Mesh gradients are great for creating life-like illustrations. Long asked for, they were one of the first things we added to the SVG 2 specification. I added mesh support to Inkscape (behind a compiler flag) for testing. There was one problem that was immediately apparent: as mesh gradients use bilinear interpolation between corner colors, there were non-smooth color transitions between the mesh patches leading to unwanted visual artifacts. See my blog post from a few years ago for more details about this problem.
A little bit of investigation showed that Adobe Illustrator and CoralDRAW use some sort of smoothing algorithm to get rid of the artifacts. We asked Adobe if they would give us the algorithm but they replied no. I did a little research and found that using bicubic interpolation would be a good solution. After adding a trial implementation in Inkscape and demonstrating it at last year’s Sydney SVG working group meeting, I got the group’s approval to add this to the SVG 2 specification.
The discussion in the Wikipedia of bicubic interpolation has some nice heat map illustrations showing the effects of bilinear vs. bicubic interpolation. I thought it would be interesting to duplicate these illustrations using SVG. Here is how I did it.
The first step is to create a mesh. It is rather easy to do this in Inkscape with the mesh tool. I created a raw mesh with a 3×3 array of patches to match the one in the Wikipedia article. The tricky part is then to set each patch corner to a gray level based on the data. I estimated the data values from looking at the color chart in the Wikipedia illustrations. I then converted each gray level into an appropriate RGB hex color value. Here is the result with bilinear interpolation:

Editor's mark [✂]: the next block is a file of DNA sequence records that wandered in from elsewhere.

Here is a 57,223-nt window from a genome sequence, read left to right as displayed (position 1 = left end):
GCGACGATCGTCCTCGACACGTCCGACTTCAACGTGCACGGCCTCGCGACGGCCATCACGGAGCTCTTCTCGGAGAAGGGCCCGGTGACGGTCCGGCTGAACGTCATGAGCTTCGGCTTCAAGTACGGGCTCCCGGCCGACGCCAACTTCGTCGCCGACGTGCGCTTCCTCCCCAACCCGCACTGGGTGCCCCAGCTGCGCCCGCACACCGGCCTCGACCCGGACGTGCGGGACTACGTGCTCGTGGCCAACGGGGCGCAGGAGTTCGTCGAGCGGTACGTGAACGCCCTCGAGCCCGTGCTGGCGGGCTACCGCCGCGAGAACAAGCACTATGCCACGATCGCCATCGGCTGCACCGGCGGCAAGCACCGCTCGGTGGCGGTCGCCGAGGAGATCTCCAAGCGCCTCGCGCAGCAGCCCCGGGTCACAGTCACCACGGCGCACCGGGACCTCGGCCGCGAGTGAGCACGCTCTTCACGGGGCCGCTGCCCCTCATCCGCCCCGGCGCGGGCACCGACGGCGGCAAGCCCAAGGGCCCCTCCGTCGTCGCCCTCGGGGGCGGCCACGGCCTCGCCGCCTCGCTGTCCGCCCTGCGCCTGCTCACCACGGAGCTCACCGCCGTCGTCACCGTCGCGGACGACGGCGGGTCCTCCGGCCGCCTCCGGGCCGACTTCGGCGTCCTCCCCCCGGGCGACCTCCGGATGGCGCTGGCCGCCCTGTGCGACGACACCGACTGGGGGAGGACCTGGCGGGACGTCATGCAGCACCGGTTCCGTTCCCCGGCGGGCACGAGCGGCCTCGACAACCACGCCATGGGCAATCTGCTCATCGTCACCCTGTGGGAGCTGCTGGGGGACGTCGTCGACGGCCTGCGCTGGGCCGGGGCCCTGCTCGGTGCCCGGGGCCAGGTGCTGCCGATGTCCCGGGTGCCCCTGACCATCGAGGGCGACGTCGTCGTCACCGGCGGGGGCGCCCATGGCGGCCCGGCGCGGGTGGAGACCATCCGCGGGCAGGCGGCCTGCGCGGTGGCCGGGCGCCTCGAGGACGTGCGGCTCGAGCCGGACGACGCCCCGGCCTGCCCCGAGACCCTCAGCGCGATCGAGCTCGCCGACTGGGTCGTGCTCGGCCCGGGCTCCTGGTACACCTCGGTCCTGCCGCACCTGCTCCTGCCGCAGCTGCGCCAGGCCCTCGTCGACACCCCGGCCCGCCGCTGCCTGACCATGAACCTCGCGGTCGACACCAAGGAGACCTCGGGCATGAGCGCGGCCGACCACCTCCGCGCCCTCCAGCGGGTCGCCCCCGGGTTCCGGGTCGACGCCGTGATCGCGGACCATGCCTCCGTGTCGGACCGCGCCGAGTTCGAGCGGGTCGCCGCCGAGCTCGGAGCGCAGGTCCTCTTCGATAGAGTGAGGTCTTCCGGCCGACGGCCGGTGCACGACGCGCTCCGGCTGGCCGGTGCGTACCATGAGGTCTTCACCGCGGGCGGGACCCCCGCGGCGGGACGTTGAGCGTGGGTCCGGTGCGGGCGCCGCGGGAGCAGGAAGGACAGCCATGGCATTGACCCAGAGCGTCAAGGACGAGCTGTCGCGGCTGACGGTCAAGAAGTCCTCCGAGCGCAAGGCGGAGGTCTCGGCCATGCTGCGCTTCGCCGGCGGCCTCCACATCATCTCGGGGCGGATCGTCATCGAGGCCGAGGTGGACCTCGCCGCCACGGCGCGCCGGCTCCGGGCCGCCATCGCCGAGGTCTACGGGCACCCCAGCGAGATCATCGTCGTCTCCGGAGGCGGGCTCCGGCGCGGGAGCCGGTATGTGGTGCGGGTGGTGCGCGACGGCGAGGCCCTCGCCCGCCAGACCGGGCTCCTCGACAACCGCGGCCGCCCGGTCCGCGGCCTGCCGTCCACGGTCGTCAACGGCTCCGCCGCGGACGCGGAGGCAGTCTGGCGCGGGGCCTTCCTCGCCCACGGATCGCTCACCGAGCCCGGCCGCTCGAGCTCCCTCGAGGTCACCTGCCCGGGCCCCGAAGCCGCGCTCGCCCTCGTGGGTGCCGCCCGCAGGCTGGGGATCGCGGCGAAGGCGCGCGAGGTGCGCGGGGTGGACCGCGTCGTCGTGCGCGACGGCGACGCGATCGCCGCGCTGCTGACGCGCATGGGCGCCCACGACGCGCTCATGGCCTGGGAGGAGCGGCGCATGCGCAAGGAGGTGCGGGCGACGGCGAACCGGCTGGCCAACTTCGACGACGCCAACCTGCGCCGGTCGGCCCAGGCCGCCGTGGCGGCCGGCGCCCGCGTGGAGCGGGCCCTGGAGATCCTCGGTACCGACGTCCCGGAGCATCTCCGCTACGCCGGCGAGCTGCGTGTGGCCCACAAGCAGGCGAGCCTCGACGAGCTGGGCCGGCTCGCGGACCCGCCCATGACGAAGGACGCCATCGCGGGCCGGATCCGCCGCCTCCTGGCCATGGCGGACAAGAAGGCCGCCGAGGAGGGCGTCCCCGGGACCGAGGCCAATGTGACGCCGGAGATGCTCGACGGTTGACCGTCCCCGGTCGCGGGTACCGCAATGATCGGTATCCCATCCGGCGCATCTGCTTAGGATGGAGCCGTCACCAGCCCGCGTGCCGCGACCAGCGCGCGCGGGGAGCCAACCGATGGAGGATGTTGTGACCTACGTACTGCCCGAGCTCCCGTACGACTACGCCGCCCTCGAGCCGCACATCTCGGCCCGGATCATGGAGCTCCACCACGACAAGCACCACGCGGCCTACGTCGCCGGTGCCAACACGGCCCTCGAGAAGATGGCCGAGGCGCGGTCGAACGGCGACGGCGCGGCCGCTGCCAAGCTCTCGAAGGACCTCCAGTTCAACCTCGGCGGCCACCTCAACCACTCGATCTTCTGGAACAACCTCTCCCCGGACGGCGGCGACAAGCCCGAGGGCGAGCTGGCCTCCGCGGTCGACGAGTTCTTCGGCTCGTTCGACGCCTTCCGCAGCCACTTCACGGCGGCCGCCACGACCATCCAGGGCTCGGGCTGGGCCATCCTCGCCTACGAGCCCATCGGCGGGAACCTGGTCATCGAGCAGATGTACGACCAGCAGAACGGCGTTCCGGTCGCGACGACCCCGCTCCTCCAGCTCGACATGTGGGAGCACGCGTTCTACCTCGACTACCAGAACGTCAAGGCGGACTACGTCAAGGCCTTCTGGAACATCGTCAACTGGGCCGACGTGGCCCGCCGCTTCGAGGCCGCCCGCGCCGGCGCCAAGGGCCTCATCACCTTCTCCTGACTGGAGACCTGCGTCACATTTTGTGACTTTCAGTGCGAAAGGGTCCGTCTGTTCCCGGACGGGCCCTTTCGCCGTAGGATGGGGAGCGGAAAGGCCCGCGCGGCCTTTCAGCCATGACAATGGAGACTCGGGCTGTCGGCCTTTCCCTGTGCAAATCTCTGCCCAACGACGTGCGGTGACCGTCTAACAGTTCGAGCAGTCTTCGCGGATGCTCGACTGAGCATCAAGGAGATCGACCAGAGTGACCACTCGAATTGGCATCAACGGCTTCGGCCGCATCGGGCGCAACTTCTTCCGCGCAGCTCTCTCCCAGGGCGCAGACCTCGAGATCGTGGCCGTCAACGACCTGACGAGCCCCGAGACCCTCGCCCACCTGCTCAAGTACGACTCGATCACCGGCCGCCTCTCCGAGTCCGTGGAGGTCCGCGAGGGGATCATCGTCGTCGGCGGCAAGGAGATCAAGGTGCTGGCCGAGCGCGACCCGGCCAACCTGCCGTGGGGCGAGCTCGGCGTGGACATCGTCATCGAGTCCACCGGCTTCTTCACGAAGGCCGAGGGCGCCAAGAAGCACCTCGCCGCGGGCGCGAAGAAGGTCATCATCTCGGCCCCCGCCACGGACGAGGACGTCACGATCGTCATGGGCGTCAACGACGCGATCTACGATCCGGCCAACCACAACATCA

A mesh gradient with a 3×3 array of patches using bilinear interpolation (i.e. without smoothing). The gray levels at the patch corners represent the input data.
One can clearly see the visual artifacts at the mesh boundaries (enhanced by Mach Banding). Switching to bicubic interpolation produces a smoother mesh as seen next:
A mesh gradient using bicubic interpolation (i.e. with smoothing). The gray levels of the patch corners represent the input data.
The next step is to transform the gray levels into a color scale. For this I turned to SVG filters. I used a filter consisting of a single Component Transfer filter primitive. I created a table to map gray level to color by inverting the estimation I used to convert the colors into gray values. Here are the results for both bilinear and bicubic interpolation:
A mesh gradient using bilinear interpolation (i.e. without smoothing) with a simple SVG filter to convert gray levels to color values.
A mesh gradient using bicubic interpolation (i.e. with smoothing) with a simple SVG filter to convert gray levels to color values.
The match between these images (generated with Inkscape) and those in the Wikipedia article are pretty good.
Convincing the SVG working group to add meshes to SVG and then to adding the auto-smoothing option would not of been possible without attending the SVG working group meetings in person. It is much easier to lobby for things when one can provide live demonstrations. At these meetings I’ve been able to get auto-flowed text, text on a shape, font-features support, hatch fills, the arcs and clipped miter line joins, etc. into the SVG 2 specification. The Inkscape board has been allocating funds for my travel (thanks Inkscape donors!). To enable travel to future working group meetings, a designated fund for SVG specification work has been set up. The SVG working group holds about three face-to-face meetings each year (in addition to weekly teleconferences). If you are interested in supporting SVG development from an end-user perspective, please consider donating. More information on the work I’ve done as well a donations link can be found at the Inkscape website on the SVG Standards Work page. (Donations are tax deductible in the US.)